Salinger Holds a Mirror to Readers in His Famous “Catcher in the Rye”

J.D+Salinger%27s+%22Catcher+in+the+Rye%22+still+enthralls+readers.+%28Courtesy+of+Facebook%29

J.D Salinger’s “Catcher in the Rye” still enthralls readers. (Courtesy of Facebook)

Riley Moore, Columnist

Holden Caulfield: Y’wake! 

If writing plainly is a crime, J.D. Salinger is a criminal. In his 1951 novel “The Catcher in the Rye,” Salinger created, perhaps for the first time, a collective biography. The reader does not so much sympathize with Holden Caulfield as much as they become him. Salinger creates the feeling not of understanding but of being understood. Holden embodies the conscious self: unfiltered. After being kicked out of school, Holden prepares to leave his dormitory, saying: 

“I put my red hunting hat on, and turned the peak around to the back, the way I liked it, and then I yelled at the top of my goddam voice, ‘Sleep tight, ya morons!’ I’ll bet I woke up every bastard on the whole floor. Then I got the hell out. Some stupid guy had thrown peanut shells all over the stairs, and I damn near broke my crazy neck.”

Salinger wrote not as if you were connected, but as if you were a part of wielding the pen, all without the lens of formality or politeness. It is a dissolution of the conventions of dialogue, the honest, rugged speech of an individual claiming his identity. Holden’s “the way I liked it” is the way we like it. Perhaps this is the secret ingredient for a collective biography — behind every “I” is a hidden “we.” The peanut shells are in the dormitory staircase. Why? It could’ve been split open ketchup packets, crusted vomit or a plastic spoon. It rings the same tune of random, “why the hell is this here?” dormitory treasures. The risk of breaking one’s neck is no risk at all, but a peeved exaggeration. 

Strolling the streets of New York City, you are not so much ignored, but nonexistent. To be ignored, one must exist. Holden is New York City personified, with a touch of awareness. Flip randomly into the novel. Gaze at a random paragraph: 

“At the end of the first act, we went out with all the other jerks for a cigarette. What a deal that was. You never saw so many phonies in all your life, everybody smoking their ears off and talking about the play so that everybody could hear and know how sharp they were.”

Cynicism with a dash of reality. Or is it the other way about? Despite cigarettes being in the norm in the 1950s, I do not wish to leave the impression that Holden embodies a cliché. The “jerks” after the first act, we are supposed to assume, are middle-aged working-class people. On the contrary, Holden is 16 years old, gray-haired and attempting to puff away the stress. In the scene depicted above, Salinger expects or rather requires, an adult reader. There are no death beams, bombs reigning overhead, constant reliance on imagery, or “knock-knock” type of humor. Take Holden happening upon a triad of ladies in a club:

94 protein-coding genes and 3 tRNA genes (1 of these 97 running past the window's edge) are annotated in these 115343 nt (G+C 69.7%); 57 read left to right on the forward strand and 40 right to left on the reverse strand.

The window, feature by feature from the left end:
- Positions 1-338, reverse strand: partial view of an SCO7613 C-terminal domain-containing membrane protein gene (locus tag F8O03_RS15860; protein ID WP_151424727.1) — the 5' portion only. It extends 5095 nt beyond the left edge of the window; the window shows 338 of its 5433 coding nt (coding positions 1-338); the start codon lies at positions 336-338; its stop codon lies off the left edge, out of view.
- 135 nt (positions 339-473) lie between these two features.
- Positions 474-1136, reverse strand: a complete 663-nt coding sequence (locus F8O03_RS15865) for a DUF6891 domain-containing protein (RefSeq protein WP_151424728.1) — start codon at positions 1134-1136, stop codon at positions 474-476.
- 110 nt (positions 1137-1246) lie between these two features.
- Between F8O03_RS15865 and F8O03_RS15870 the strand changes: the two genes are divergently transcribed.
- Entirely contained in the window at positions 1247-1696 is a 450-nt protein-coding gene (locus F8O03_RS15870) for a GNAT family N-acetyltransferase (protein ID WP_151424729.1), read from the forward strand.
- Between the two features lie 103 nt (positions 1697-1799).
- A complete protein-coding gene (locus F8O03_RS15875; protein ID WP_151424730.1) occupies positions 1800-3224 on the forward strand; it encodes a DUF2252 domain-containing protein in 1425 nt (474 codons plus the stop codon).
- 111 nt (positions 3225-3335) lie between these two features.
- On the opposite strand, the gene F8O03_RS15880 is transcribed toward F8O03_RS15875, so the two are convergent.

“‘Where you girls from?’ I asked her. 

‘What?’ she said. 

‘Where you girls from? Don’t answer if you don’t feel like it. I don’t want you to strain yourself.’ 

‘Seattle, Washington,’ she said. She was doing me a big favor to tell me. 

‘You’re a very good conversationalist,’ I told her. ‘You know that?’ 

‘What?’ 

I let it drop.”

There is no clear punch line, but that is part of Salinger’s humor. It falls under the beaten phrase, “you had to be there.” Salinger’s mixture of the profane with the innocent — a cocktail of vulgarity, child-like wonder and short temperedness made “The Catcher in the Rye” the most censored book in high schools from 1961 to 1982. Holden’s run-in with a prostitute and her pimp, his constant drinking (he often fools unsuspecting bartenders with his height and gray hair) and his substitution of “goddam” for “um” to fill in lapses of speech still cause controversy. 

The cry for censorship ignores the value of archetypal themes: the death of a brother, the sweet little sister, the neurotic parents. Only those unaccustomed to thinking would want to hide this work. Perhaps it is equally useful to explore the absent themes. Sex is never explicit; there is no cross donned around the neck or reference to the supernatural. Salinger doesn’t bombard you with formal prose; for instance, you will not encounter Holden saying, “I tried to ease the boy from slumber, but he wouldn’t budge.” You will, however, hear Holden demanding, “Y’wake!” 

Holden’s frequent declaration,  “That killed me,” shoulders everyday suffering. Even here, I am too narrow with Holden’s elastic, “That killed me.” The cringe joke, the awkward barista, the uneasiness of holding the door open for a chap ten-paces away: it kills us. Holden is never looked at twice, and only once by accident. He wants to know where the ducks go when the river freezes. Squint your eyes and cock your head, who do you see? Yourself.